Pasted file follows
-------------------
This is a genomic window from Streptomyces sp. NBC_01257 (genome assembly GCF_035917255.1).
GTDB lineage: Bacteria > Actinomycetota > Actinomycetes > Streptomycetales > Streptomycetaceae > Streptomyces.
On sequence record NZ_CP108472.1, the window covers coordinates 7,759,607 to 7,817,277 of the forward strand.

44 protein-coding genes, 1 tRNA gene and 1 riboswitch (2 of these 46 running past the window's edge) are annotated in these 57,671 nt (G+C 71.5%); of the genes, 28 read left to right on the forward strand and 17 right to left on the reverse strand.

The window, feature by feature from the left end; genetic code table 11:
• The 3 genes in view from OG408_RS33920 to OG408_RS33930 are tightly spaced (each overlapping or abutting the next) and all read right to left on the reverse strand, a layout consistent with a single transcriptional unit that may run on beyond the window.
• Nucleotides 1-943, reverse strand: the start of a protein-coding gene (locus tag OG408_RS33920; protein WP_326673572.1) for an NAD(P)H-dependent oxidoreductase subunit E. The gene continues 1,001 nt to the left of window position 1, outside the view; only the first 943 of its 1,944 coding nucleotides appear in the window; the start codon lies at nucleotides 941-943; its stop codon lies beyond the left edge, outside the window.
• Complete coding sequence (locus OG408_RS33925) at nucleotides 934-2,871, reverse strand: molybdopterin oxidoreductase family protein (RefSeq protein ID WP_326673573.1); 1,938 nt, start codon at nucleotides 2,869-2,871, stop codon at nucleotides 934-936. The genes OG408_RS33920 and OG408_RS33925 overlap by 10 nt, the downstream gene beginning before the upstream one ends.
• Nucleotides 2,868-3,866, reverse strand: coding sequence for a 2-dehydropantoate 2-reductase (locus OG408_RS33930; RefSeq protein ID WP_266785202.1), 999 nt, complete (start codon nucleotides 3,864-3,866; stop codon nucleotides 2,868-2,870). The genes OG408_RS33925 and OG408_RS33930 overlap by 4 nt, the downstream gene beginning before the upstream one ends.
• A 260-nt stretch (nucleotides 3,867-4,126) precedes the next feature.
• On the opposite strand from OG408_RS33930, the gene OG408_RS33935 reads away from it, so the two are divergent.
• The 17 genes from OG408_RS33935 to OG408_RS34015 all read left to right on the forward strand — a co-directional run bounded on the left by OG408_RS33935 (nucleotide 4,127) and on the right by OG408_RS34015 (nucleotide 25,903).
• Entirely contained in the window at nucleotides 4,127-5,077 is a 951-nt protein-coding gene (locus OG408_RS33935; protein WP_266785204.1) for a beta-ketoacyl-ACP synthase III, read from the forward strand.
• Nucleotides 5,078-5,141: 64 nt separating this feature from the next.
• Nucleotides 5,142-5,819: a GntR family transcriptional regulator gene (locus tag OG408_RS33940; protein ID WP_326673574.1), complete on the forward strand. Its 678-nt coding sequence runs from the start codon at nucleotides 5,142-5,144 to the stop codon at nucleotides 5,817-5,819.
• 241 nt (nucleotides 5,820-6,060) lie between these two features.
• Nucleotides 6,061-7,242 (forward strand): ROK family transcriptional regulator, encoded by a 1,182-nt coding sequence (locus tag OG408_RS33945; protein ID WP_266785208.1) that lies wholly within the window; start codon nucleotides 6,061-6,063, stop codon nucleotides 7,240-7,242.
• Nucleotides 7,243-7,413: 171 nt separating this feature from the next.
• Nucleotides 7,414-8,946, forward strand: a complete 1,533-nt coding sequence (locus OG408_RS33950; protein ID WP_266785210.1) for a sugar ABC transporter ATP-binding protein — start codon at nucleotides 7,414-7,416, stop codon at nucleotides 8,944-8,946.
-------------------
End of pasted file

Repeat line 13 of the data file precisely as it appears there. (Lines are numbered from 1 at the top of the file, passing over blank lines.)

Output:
• Entirely contained in the window at nucleotides 4,127-5,077 is a 951-nt protein-coding gene (locus OG408_RS33935; protein WP_266785204.1) for a beta-ketoacyl-ACP synthase III, read from the forward strand.